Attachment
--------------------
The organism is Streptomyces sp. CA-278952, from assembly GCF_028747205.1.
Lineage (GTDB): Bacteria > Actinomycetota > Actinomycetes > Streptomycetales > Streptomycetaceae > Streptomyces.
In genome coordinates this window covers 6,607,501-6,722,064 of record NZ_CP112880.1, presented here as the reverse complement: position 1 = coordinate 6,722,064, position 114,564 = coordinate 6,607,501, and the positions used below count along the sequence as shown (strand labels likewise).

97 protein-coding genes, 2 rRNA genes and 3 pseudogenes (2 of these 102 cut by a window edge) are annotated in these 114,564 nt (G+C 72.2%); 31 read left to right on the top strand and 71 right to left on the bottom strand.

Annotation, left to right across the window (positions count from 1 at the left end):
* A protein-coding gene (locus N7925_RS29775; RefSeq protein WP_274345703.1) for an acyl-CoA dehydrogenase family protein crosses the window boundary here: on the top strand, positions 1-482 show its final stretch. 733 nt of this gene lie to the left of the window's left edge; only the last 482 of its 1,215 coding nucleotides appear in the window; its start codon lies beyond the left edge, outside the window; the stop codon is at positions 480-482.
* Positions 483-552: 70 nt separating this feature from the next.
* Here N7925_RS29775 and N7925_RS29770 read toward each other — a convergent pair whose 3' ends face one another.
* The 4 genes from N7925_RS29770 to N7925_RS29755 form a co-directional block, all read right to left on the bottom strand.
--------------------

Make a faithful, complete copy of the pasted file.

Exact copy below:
The organism is Streptomyces sp. CA-278952, from assembly GCF_028747205.1.
Lineage (GTDB): Bacteria > Actinomycetota > Actinomycetes > Streptomycetales > Streptomycetaceae > Streptomyces.
In genome coordinates this window covers 6,607,501-6,722,064 of record NZ_CP112880.1, presented here as the reverse complement: position 1 = coordinate 6,722,064, position 114,564 = coordinate 6,607,501, and the positions used below count along the sequence as shown (strand labels likewise).

97 protein-coding genes, 2 rRNA genes and 3 pseudogenes (2 of these 102 cut by a window edge) are annotated in these 114,564 nt (G+C 72.2%); 31 read left to right on the top strand and 71 right to left on the bottom strand.

Annotation, left to right across the window (positions count from 1 at the left end):
* A protein-coding gene (locus N7925_RS29775; RefSeq protein WP_274345703.1) for an acyl-CoA dehydrogenase family protein crosses the window boundary here: on the top strand, positions 1-482 show its final stretch. 733 nt of this gene lie to the left of the window's left edge; only the last 482 of its 1,215 coding nucleotides appear in the window; its start codon lies beyond the left edge, outside the window; the stop codon is at positions 480-482.
* Positions 483-552: 70 nt separating this feature from the next.
* Here N7925_RS29775 and N7925_RS29770 read toward each other — a convergent pair whose 3' ends face one another.
* The 4 genes from N7925_RS29770 to N7925_RS29755 form a co-directional block, all read right to left on the bottom strand.